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'Crazy Lady' by, Lee Bryant
I came home from my waitressing job and saw a few books sitting on the rocking chair that Dad made. They stuck out like processed candy in an organic food store. “Who left this pile of books here?”
“Kevin left those for me,” dad said disinterestedly from the kitchen, I read the titles: Rich Dad Poor Dad, The Four Quadrants of Financial Success, Think and Grow Rich by Napoleon Hill, The Power of Positive Thinking by Norman Vincent Peale, and The Millionaire Next Door. “Are you going to read them,” I asked
“I would if I had time,” he answered, reading the newspaper and eating a bowl of bran cereal with banana on top. I got the feeling that the books were a pile of cat crap in the living room, and he would be glad if I removed it. “Do you mind if I look at them?”
“Go ahead but don’t ruin them. Kevin wants them back,” he said without looking up from the newspaper. I knew that Dad would never read books like this. He thinks that they are embarrassing and trashy.
I took the pile and walked back to my room. I wanted to close the door, but it had been kicked out of the frame by dad when he was trying to get into the room when it was my brothers room. The door didn’t shut anymore, so I closed it, until it rested on the door frame, pulled out a dresser drawer in front of the door and that served as a lock. If someone insisted on getting in they would have to knock over the dresser. I breathed deeply, my own cubicle.
I kept the window open always. It was at the far end of the trailer, which was on a hill in the woods. The birds were singing and I could feel a warm breeze. Frogs croaked in the pond below. I layed down on the bed facing the open window. My eyes swept over the brown wood paneling, metal window frames and plastic windows, and landed in the seal where the material wasn’t visible through the dirt and dead flies. I got comfortable, picked up Think and Grow Rich. I read the back cover. Feel powerful, and make your dreams come true.Have anything you want, money, friends, career. Ask and you shall receive.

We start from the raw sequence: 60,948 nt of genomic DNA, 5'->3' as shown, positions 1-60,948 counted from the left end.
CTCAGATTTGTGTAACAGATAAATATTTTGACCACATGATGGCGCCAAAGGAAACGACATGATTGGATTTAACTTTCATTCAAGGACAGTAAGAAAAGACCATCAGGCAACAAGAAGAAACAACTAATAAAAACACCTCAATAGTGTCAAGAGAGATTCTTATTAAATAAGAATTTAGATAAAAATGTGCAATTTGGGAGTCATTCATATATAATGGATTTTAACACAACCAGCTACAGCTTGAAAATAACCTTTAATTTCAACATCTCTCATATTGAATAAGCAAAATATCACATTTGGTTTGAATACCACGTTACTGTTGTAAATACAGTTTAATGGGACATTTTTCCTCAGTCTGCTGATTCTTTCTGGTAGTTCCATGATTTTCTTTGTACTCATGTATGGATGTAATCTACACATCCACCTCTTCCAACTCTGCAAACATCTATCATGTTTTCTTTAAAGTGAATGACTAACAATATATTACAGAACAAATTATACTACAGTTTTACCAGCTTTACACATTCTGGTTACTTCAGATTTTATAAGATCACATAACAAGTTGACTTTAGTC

I read the book slowly, letting each word sink into my body like a massage. I felt like I was levitating. My shoulders relaxed as I read; I didn’t even realize that they were up around my ears. My breath expanded into my belly. I felt tingles running up from my fingertips and toes. Think positively. What do I have to be thankful for? I couldn’t think of a lot, but I only focused on what I was truly thankful for and my belly and chest swelled with contentment. My dread was slowly being replaced with hope. I meditated on it as I drove to my waitressing job. I meditated on it at work, and couldn’t wait to get home and read more. I started making goals, saying out loud what I wanted in life. The books asked me to admit to myself what it was that I truly wanted to be. I was scared to say what I truly wanted to be because I knew that it would bring humiliation. And then I wrote down the words. I want to be an actress. I want to be comfortable in front of people. I want to be watched, wanted, and admired. I want to be powerful. I wanted to be on the cover of magazines, on the big screen. I want people to say with awe and fear: that is Natalie McMahon. I want to feel large and free to be amazing. I want to speak the truth out loud, I want to be fearless. I want to feel limitless. I want a nice house, nice clothes, and interesting friends. I never want to be a wallflower. I will find what I have to do to avoid that and I will pursue it to my death. I want eyes to be to me. When I am in a room I want people to look up from what they are doing because they have to look at me. I want people to have a lump in their throat, and shivering skin from my presence. I want to be the center of attention, and I know that I can suffer extreme humiliation to achieve this, if I have to. I want to have holidays with plenty of food and happiness. I want to be known, I want to be famous. I want to be the kind of person who gets up on stage to act. I envy those people. I’ve always thought they have something that I don’t. They are brave and sure of themselves. How can they do it? How do they get past the judgement of others? I spend my time hiding who I am. Hiding that I want to be wealthy, hiding that I want to be admired, listened to, watched, and wanted. Hiding that I don’t have money, hiding that my mom never says she loves me, hiding that my dad hits my brother and calls him names, hiding that I feel scared, unhappy, and unlovable. The people who get up on stage seem like they are letting people look at them for who they really are. I want to be like that. I applied to Seattle University. I put all my positive thinking to work on going. My mantra went like this. I am smart, I am capable, I am chosen by Seattle University. I said this over and over. I was envisioning being there, having a new beginning, making friends, having a boyfriend, modeling, making money modeling. This is it. This is going to be the beginning of my amazing life. I am going to be comfortable. I am going to do well in school. Mom and I drove to the post office to see if the envelope was there from Seattle University. She got out of the white Cadillac Seville and went into the post office. She came out with an envelope in her hand and a purposeful stride. When she got back in the car, she said here’s something from Seattle University, trying to seem uninterested. I opened the envelope, my eyes glancing over the structure of the letter finding the important words right at the beginning. Unfortunately, we will not be inviting you to study at Seattle University, thank you for your interest. See reasons below: grade point average. The air was knocked out of me, I felt tingly and dizzy, like I might fall over. Napoleon Hill says rejoice when you hear the word no, and keep going. I folded up the paper put it back in the envelope, looked at my mom and smiled a cool cucumber smile. She said “Well?” I said excitedly, “Well I am going to Seattle University. She beamed. “That's great Natalie, I knew you would get in! So we better make plans to take you down and find a place to live in Seattle. Things are so easy for you Natalie, they always have been.” We drove home, I felt every bump of the single lane country road. What’s going to happen? This is where many successful people have been according to Norman Vincent Peale. This place where you have been told no, but you move forward anyway. My body was still tingling, and I felt dizzy. We got home to the trailer; I didn’t have any friends to call. What am I going to do? I’m going to tell them that they should talk to me, they need to meet me. They need to see me and realize that I am someone they want. Mom was on the phone with her boss Dorothy and I could hear her saying, “Natalie got accepted into Seattle University… Yes, it's great. Oh we will figure it out.” Dorothy was worried about how my mom was going to pay for school. She told my parents regularly to stop spending money on me. I packed my stuff and put it in the back of mom’s car. I layed in bed the night before we were supposed to leave, feeling scared. I didn’t know anyone in Seattle. All I knew was that I had to make it. In an effort to raise my spirit and give myself confidence I meditated on my goals. I’m going to be in a play. I’m going to get in with a modeling agency. I’m going to have a boyfriend. I am going to go to Seattle University. I’m going to make enough money to buy a house. I’m going to have friends. I started to get excited again as I said my goals to myself. I felt my breath travel through my body and I relaxed. Tomorrow morning we would take the ferry to Anacortes and drive two hours to Seattle. I woke up early to the birds singing, the dewy morning air wafting through the window. I breathed in the freshness like an anointing from God for the journey ahead. It was the kind of moment when you wake up before the alarm clock goes off, or the sweet sleep that you get after you hit snooze. When the present is utterly perfect. Wrapped in warmth, with fresh air, the first rays of morning light glistening on the dew, bird song filling the canopy of the forest, and a heart full of hope. I took it all in and let the moment hold me. I let nature speak to me, strengthen me, the trees gave me wisdom and power. I was outside of my body when I heard a knock on the door, I came back. Natalie, are you awake? It was my mom. We need to be in the ferry line in a half hour so you better get ready. We will eat on the other side. I was back in my body, letting the reverie dance in the recesses of my mind while I focused on dressing myself. I want to look good today. I decided on my turquoise blue bohemian shirt I bought in Spain, a pair of Zara jeans, and sneakers. I thought the sneakers would make me look like a kid, and remind the powers that be of their own kids, making them want to take care of me and help me. We got on the ferry. I didn’t go up. I didn’t want to have conversations with anyone about today. Mom said, “Aren’t you going to come up? You might not see any of these people for a while. No I want to read my book. How many times have you read that? This is the third time. It was Think and Grow Rich. There were some passages that gave me strength. Now that we started the journey south, thoughts of doubt started to creep in. What if they said no? Then I will just get an apartment in Seattle and a job, and I will make it big. Either way I’m ok, I reminded myself. I'm scared. That's okay, I told myself. People are always scared when they step into the unknown. My hands were sweating, and I felt like I might throw up and pass out. I’m taken care of, I’m taken care of, I’m taken care of. I said over and over. We pulled into Anacortes, I turned the music on and let it take me away. I'm not hungry I said, let's just get down there early, so that I don’t have to wait in registration lines all day. Mom drove and tapped her foot to the seventies beats, sang when she knew the words and hummed when she didn’t. We got to the university bridge that extends over the Salish Inlet. You can see the city of Seattle glistening on the other side, surrounded by water. The bay was full of sailboats and float planes. The space needle and EMP were branding the city to my right. I felt my stomach and solar plexus tingle. In this city exciting things were going to happen for me. I can be anyone I want to be. This is freedom. I saw myself being a famous actress, having one of those rooftop apartments by the water, eating at all the best restaurants. We made our way up to Capitol Hill and pulled into the administration parking at Seattle university. “Mom,” I said, “you should wait in the car, who knows how long I’m going to have to stand in lines.” She brought a Mary Kay duffle bag full of bills. “Okay,” she said, I guess I’ll go through these bills.” “I can’t believe you have a bag that big full of bills,” I said. “Oh this is just one of four, most of them are duplicates. I haven’t had any money to pay them. I can pay a few now, so I will.” The money monster, rearing its ugly head. It was constantly strangling my parents. I got out of the car and watched mom heave the large duffle bag onto the passenger seat. Napoleon Hill says if you want to win a war, burn your ships at the shore. I wanted a different life than my parents, and as I shut the door to mom’s car I knew that I was burning my ships. I would not be going home with her. My hands were dripping. I put on deodorant but I could feel wet spots under my arms. It was seventy degrees, and I was slightly shivering. I followed about ten students into the registration building. I saw a sign for the bathroom and went in. My bowels felt unpredictable. On my way out I stood in front of the mirror and looked at myself. I love you, I love you, I love you, I said. I walked out and saw the registration sign. I stood in line, only 8 students in a line that was moving quickly. My heart was pounding. I wondered if I was going to be able to talk. I looked at the other students and thought that they all looked, smart, confident and successful. Next, the admissions lady. “Hi, I’m here to register,” I said. “Great,” she said. “What's your name? And have you applied for financial aid?” “My name is Natalie McMahon, and I will be needing financial aid.” She said, “Um, can you spell your name?” I spelled it for her breathing shallow breaths in between each letter. I braced myself on the counter so that I wouldn’t fall if I fainted and tried to appear confident, with one knee slightly bent and foot out to the side, a relaxed look. She said, gosh, I’m having a hard time finding you. Are you sure that's the name you used? Yes, I’m sure. “I need to get some help,” she said. “I’ll be right back.” I stood there and said my mantra to myself, I’m taken care of, I’m taken care of, I’m taken care of. Three students made it through the registration line next to me as I waited. Then she walked back up to the counter with another woman following her, she didn’t look at me. Finally she said, “Natalie this is Wanda Sanders, she works in admissions. Come around the counter and you two can figure out what's happening.” I walked around the counter into the doorway and looked for Wanda. She was standing back in the cubicle area. She waved her hand over. I grasped the strap of my backpack and held on. Here we go, I said to myself. I am taken care of. Wanda was Indian, thick dark hair down the middle of her back, about 40 years old. She seemed motherly. I sat down in her cubicle. Natalie she said, I’m drawing up the application papers and I see that you applied, but you were not accepted. “Oh,” I said. “I am here from Friday Harbor. My mom is outside in the car, it's packed with all of my things. We got up early to be here.” “I am sorry,” she said, “we can’t accept you because of your grade point average. We rarely take students who have not maintained a 3.2 or above.” A flag when up in my brain she just said rarely. That’s a door in a cement wall. That means that they do. I can do really well in school. I didn’t get good grades at my last school because I was depressed, after my uncle died. I’m going to do really well here. I will be on the honor roll. I was sweating profusely. Holding back the tears created an expanding ball in my throat and chest that made it hard to talk. My body was twitching under the pressure. My right eye started to blink uncontrollably, I put one hand over it and pretended that I had something in it. “I don’t know what to do,” she said, and looked down at her hands in her lap, and then out the window. I felt like she was a soft person, but I could tell that she liked to go by the book. “Let me see if Henry is in his office, perhaps he will have a suggestion.” She picked up the phone. I tried to breathe and say my mantra. The stakes couldn’t be any higher for me. Her every comment reverberated through my body as she determined my future. “Henry, hi. Hold a second Natalie, could you step outside and I’ll come and talk to you in a few minutes?” “Okay,” I said. I picked up my backpack and walked out to the registration area. I sat down on the soft blue-green linen padded benches and looked around the blue-green room. The students were all going through the normal stresses of registration day, seeing which classes were full, and how they were going to schedule their days. I envied them. I thought they all looked younger than me, wealthier, less burdened. This might be it, maybe I am seeing the inside of this building for the last time right now. She might come out and tell me that she is sorry, she can’t help me. Now that I’m not in her space it would be easier for her. She came out the door and started walking toward me. She looked down at the other end of the room and waved her hand to someone. I saw an Asian man about 5’8, stocky, maybe forty, fatherly looking, earnest watery, brown eyes. “Natalie,” she said, “this is Henry, he can talk to you now. He’s the Dean of the School. “Hi Henry,” I stood up. He shook my hand. “Come with me,” he said. We went up the stairs and into a big office that overlooked the entrance of the building. “Sit down,” he said. I sat in a brown chair and put my backpack on the floor. I let the silence speak. He sat across from me behind his desk. The light poured through two floor to ceiling windows. I could hear the birds on the bushes outside. “Wow,” I said, “this is a nice office.” He didn’t respond, he was looking at me. He intertwined his fingers, put his elbows on the desk and leaned in my direction. “Natalie,” he said finally, “what are you doing?” The dam in my eyes was rapidly becoming weaker, and was beginning to leak. “I want to go to school here,” I said. “You were not accepted because of your grade point average. You basically flunked out of your last school,” he said. “I’m smart, I can do well, I was depressed last year. My mom is outside in the car with all of my stuff. I’m the only person in my family to go to college. I really want a different life. The tears started pouring down. He started flipping through the papers on his desk. I am looking at your transcript. You declared psychology. We have a demanding psychology department here at Seattle University. Is there another major that you are interested in? A light went off in my head, we are moving forward. “Yes, I am interested in drama,” I said as I wiped my tears like they were rainwater on my cheeks. “Okay,” he said. “I will accept you as a drama major, for one semester. I’m going to put you on academic probation, and if you do not have a 3.2 GPA or above at the end of the semester, you will be dismissed.” I looked at him and could feel my cheeks rising, and the corners of my mouth rising, and my eyes filling up with tears of happiness. I looked at him and said, “Thank you, Henry, Thank you so much.” I wanted to tell him that I loved him, but I didn’t. He shook my hand and said, “I’ll get the paperwork to Wanda now, you can go down and sign up for your classes.” I opened the door and headed for the stairs. Over the balcony I could see that the lobby was now full of students, and their voices were rising to the glass ceiling. I put my hand on the railing of the open staircase, I was weightless, my heart was floating, my shoulders were down, my face relaxed and my cheeks were high. I won the war! A voice cheered in my head. There was a committee inside of me dancing, celebrating. As I looked out at the sea of students, I felt stronger, smarter, like I could do anything. I really am taken care of. Now they looked nervous, lonely, and scared. Laughter hung around my shoulders. I walked down into the crowd aware again that I am beautiful, wondering if my future boyfriend was there, aware that I was being looked at.